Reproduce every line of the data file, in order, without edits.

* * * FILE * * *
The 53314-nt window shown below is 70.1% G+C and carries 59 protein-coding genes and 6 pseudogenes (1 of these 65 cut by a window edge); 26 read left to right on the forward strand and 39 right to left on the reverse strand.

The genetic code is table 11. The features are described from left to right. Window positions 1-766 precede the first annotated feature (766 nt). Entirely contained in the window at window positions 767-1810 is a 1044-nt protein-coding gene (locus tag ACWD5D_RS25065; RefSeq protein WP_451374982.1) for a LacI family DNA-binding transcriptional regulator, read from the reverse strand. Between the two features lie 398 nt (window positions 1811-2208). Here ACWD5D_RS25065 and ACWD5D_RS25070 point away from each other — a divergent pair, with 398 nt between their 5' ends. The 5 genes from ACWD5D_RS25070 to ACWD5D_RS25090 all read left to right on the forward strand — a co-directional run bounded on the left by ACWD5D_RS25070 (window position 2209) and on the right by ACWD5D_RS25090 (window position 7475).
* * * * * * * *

The 53314-nt window shown below is 70.1% G+C and carries 59 protein-coding genes and 6 pseudogenes (1 of these 65 cut by a window edge); 26 read left to right on the forward strand and 39 right to left on the reverse strand.

The genetic code is table 11. The features are described from left to right. Window positions 1-766 precede the first annotated feature (766 nt). Entirely contained in the window at window positions 767-1810 is a 1044-nt protein-coding gene (locus tag ACWD5D_RS25065; RefSeq protein WP_451374982.1) for a LacI family DNA-binding transcriptional regulator, read from the reverse strand. Between the two features lie 398 nt (window positions 1811-2208). Here ACWD5D_RS25065 and ACWD5D_RS25070 point away from each other — a divergent pair, with 398 nt between their 5' ends. The 5 genes from ACWD5D_RS25070 to ACWD5D_RS25090 all read left to right on the forward strand — a co-directional run bounded on the left by ACWD5D_RS25070 (window position 2209) and on the right by ACWD5D_RS25090 (window position 7475).